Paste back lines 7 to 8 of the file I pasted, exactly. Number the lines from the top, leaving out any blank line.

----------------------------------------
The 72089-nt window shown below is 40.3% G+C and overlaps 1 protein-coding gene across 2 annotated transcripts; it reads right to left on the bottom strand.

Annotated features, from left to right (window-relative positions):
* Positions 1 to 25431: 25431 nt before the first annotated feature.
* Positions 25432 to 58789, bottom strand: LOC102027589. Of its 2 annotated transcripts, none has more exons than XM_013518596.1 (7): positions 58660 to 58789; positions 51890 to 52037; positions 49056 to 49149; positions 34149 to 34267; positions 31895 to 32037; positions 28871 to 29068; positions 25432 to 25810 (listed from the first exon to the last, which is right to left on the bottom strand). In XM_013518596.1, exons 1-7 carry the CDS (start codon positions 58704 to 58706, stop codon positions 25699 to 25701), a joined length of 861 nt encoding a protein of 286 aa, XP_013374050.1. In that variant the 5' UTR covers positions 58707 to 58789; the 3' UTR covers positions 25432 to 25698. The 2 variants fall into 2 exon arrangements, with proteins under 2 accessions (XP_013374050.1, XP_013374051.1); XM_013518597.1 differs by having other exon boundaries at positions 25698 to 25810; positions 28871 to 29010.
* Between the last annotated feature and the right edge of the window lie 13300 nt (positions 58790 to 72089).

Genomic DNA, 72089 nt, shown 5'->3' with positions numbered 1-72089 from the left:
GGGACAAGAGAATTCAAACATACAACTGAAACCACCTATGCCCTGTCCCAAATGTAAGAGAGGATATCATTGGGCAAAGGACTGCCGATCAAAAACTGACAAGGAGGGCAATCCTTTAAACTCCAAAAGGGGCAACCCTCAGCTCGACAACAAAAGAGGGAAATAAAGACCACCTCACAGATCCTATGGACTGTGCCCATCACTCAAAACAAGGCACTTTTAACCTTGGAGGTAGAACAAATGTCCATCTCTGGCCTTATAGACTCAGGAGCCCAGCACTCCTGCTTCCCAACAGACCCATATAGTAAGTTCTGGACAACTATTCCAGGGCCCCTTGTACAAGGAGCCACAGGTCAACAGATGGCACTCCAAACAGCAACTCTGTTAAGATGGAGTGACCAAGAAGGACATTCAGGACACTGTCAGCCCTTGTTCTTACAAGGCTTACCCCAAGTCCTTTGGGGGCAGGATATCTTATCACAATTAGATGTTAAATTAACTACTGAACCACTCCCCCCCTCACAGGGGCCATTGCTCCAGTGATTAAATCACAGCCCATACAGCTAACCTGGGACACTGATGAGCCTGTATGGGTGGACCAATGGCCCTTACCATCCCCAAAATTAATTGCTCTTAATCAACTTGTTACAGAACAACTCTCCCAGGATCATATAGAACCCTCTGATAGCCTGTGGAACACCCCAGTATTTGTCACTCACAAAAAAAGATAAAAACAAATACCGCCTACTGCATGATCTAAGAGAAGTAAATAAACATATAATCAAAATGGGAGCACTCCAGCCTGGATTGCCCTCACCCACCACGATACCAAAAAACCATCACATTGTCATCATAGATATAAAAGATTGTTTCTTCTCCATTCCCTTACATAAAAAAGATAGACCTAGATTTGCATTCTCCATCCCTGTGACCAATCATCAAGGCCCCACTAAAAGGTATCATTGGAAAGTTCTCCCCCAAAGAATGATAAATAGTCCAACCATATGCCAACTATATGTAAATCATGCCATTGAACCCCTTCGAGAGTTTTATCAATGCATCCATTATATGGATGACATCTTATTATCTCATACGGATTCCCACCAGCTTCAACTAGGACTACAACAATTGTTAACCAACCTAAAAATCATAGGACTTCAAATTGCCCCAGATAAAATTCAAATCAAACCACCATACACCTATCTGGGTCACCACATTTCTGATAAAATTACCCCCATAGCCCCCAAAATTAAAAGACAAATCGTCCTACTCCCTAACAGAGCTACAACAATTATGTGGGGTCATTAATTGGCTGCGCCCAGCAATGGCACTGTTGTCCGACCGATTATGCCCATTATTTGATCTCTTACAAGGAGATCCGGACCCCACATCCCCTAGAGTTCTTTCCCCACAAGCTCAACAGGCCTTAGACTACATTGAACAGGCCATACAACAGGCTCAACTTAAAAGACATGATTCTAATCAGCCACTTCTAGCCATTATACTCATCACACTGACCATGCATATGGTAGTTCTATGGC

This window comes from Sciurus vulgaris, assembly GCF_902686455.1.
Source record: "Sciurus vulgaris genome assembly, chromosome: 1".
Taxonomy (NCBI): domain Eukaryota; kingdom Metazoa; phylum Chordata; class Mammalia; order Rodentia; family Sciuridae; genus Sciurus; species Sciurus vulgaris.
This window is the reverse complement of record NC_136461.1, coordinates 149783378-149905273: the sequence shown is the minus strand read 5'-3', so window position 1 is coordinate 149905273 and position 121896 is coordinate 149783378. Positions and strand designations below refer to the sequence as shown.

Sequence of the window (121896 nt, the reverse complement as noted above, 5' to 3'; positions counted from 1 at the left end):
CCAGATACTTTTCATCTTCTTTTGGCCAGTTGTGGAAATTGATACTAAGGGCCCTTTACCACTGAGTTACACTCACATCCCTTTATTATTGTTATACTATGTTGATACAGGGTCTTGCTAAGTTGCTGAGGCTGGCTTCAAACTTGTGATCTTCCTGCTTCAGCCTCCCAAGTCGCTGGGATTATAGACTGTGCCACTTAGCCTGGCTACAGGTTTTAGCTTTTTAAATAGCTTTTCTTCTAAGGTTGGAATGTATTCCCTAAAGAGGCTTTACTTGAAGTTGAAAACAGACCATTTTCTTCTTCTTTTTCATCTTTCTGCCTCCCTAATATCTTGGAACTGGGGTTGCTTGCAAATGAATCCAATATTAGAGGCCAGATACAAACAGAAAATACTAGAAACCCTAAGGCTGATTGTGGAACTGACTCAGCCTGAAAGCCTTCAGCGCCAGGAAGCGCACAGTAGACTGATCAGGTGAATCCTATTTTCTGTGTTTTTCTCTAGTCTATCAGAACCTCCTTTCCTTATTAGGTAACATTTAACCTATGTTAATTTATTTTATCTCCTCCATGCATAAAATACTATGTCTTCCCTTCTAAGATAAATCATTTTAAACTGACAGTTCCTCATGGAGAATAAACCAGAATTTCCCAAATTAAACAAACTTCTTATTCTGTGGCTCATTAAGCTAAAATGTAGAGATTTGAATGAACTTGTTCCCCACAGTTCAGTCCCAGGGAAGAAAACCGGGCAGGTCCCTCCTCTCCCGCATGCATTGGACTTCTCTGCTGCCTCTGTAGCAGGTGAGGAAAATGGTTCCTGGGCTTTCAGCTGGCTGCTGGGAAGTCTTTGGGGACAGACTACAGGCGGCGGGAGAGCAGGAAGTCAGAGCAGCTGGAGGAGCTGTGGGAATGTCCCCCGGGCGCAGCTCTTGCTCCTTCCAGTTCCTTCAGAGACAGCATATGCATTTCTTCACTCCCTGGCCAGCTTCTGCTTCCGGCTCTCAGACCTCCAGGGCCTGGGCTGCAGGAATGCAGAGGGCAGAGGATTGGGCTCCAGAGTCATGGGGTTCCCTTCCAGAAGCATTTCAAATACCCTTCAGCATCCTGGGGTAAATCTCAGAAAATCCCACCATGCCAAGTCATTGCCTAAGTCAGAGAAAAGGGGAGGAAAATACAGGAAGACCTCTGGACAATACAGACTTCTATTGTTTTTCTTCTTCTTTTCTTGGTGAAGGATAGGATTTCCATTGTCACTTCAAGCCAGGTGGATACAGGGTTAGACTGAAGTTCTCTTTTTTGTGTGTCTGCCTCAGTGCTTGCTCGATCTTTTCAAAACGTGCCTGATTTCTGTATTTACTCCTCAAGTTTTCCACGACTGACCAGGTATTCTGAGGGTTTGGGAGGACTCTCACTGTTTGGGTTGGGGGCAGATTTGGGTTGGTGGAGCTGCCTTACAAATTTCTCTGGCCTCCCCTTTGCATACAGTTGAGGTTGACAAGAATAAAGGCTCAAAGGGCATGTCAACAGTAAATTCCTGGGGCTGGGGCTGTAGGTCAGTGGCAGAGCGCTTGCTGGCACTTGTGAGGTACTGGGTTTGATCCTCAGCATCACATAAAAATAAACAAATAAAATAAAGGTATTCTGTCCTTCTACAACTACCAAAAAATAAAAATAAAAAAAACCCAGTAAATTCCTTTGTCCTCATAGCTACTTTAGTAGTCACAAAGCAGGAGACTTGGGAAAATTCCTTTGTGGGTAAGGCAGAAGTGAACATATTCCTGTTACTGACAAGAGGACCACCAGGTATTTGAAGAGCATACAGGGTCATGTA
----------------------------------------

GGGACAAGAGAATTCAAACATACAACTGAAACCACCTATGCCCTGTCCCAAATGTAAGAGAGGATATCATTGGGCAAAGGACTGCCGATCAAAAACTGACAAGGAGGGCAATCCTTTAAACTCCAAAAGGGGCAACCCTCAGCTCGACAACAAAAGAGGGAAATAAAGACCACCTCACAGATCCTATGGACTGTGCCCATCACTCAAAACAAGGCACTTTTAACCTTGGAGGTAGAACAAATGTCCATCTCTGGCCTTATAGACTCAGGAGCCCAGCACTCCTGCTTCCCAACAGACCCATATAGTAAGTTCTGGACAACTATTCCAGGGCCCCTTGTACAAGGAGCCACAGGTCAACAGATGGCACTCCAAACAGCAACTCTGTTAAGATGGAGTGACCAAGAAGGACATTCAGGACACTGTCAGCCCTTGTTCTTACAAGGCTTACCCCAAGTCCTTTGGGGGCAGGATATCTTATCACAATTAGATGTTAAATTAACTACTGAACCACTCCCCCCCTCACAGGGGCCATTGCTCCAGTGATTAAATCACAGCCCATACAGCTAACCTGGGACACTGATGAGCCTGTATGGGTGGACCAATGGCCCTTACCATCCCCAAAATTAATTGCTCTTAATCAACTTGTTACAGAACAACTCTCCCAGGATCATATAGAACCCTCTGATAGCCTGTGGAACACCCCAGTATTTGTCACTCACAAAAAAAGATAAAAACAAATACCGCCTACTGCATGATCTAAGAGAAGTAAATAAACATATAATCAAAATGGGAGCACTCCAGCCTGGATTGCCCTCACCCACCACGATACCAAAAAACCATCACATTGTCATCATAGATATAAAAGATTGTTTCTTCTCCATTCCCTTACATAAAAAAGATAGACCTAGATTTGCATTCTCCATCCCTGTGACCAATCATCAAGGCCCCACTAAAAGGTATCATTGGAAAGTTCTCCCCCAAAGAATGATAAATAGTCCAACCATATGCCAACTATATGTAAATCATGCCATTGAACCCCTTCGAGAGTTTTATCAATGCATCCATTATATGGATGACATCTTATTATCTCATACGGATTCCCACCAGCTTCAACTAGGACTACAACAATTGTTAACCAACCTAAAAATCATAGGACTTCAAATTGCCCCAGATAAAATTCAAATCAAACCACCATACACCTATCTGGGTCACCACATTTCTGATAAAATTACCCCCATAGCCCCCAAAATTAAAAGACAAATCGTCCTACTCCCTAACAGAGCTACAACAATTATGTGGGGTCATTAATTGGCTGCGCCCAGCAATGGCACTGTTGTCCGACCGATTATGCCCATTATTTGATCTCTTACAAGGAGATCCGGACCCCACATCCCCTAGAGTTCTTTCCCCACAAGCTCAACAGGCCTTAGACTACATTGAACAGGCCATACAACAGGCTCAACTTAAAAGACATGATTCTAATCAGCCACTTCTAGCCATTATACTCATCACACTGACCATGCATATGGTAGTTCTATGGC

This window comes from Sciurus vulgaris, assembly GCF_902686455.1.